Connecticut announced an agreement settlement Tuesday, spelling out the terms of the state's approval of Northeast Utilities purchase of Boston-based NStar.
The deal provides at least $120 million in benefits in rate relief to Connecticut, including $25 million in uniform rate credits to residential, commercial and industrial customers of NU's subsidiary, Connecticut Light & Power, according to Gov. Dannel Malloy. The credits would be applied in the first billing cycle after the merger is completed.
Other terms of the agreement include a rate freeze through Dec. 1, 2014, a $300 million investment by the company in infrastructure improvements and a commitment to keep NU headquarters in Connecticut for at least seven years.
"After everything our residents have been through over the past year, weathering storms and enduring long outages of utility service, we knew that we had a tremendous opportunity to negotiate an agreement that would really benefit the people of Connecticut," Malloy said. "The agreement we're announcing today does many things, but most importantly, it will ensure that distribution rates for our consumers will stay flat for two and a half years, providing some much needed relief for residents."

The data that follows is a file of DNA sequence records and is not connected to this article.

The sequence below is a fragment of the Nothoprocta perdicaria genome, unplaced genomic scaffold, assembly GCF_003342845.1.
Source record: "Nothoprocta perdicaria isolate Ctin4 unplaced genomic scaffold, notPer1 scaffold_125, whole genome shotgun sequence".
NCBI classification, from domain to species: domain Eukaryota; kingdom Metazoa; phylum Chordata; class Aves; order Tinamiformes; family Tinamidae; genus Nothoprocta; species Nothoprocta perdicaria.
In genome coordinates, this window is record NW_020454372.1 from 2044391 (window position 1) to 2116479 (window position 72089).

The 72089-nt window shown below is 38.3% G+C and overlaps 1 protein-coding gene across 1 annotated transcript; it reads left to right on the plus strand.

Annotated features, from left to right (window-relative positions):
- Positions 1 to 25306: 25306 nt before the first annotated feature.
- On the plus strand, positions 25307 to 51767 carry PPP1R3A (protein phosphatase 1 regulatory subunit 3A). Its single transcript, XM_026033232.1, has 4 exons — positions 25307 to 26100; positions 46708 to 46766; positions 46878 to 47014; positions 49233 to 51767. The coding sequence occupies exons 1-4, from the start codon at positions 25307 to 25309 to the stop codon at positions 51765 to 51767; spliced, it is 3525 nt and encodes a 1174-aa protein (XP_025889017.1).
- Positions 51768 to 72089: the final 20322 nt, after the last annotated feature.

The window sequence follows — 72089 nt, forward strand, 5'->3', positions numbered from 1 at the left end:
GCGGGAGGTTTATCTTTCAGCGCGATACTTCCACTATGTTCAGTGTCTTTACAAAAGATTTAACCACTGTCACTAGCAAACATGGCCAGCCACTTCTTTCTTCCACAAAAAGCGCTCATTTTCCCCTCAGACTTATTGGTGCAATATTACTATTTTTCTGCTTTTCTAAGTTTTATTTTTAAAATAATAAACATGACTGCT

Attorney General George Jepsen earlier this year asked utility regulators to review the deal because of concerns about an NSTAR executive from an out-of-state headquarters leading NU and a board of directors and trustees that has as many NSTAR-controlled seats as they do NU seats.
"Protecting Connecticut and the interests of its citizens were our first concerns," Jepsen said. "Like our neighbors in Massachusetts, we will know up front what this merger will mean for our state."
The Public Utilities Regulatory Authority (PURA) ruled in January that the deal to buy NStar needed authority approval to move forward because NStar shareholders would own about 44 percent of the Hartford-based Northeast Utilities.
"The agreement will provide constructive and tangible benefits for Connecticut customers and communities," said Charles Shivery, President and CEO of Northeast Utilities.
A provision of the deal promises to preserve 1,000 acres of open space.
The agreement must be approved by the Connecticut PURA. The two utilities have requested the agency's approval by April 2.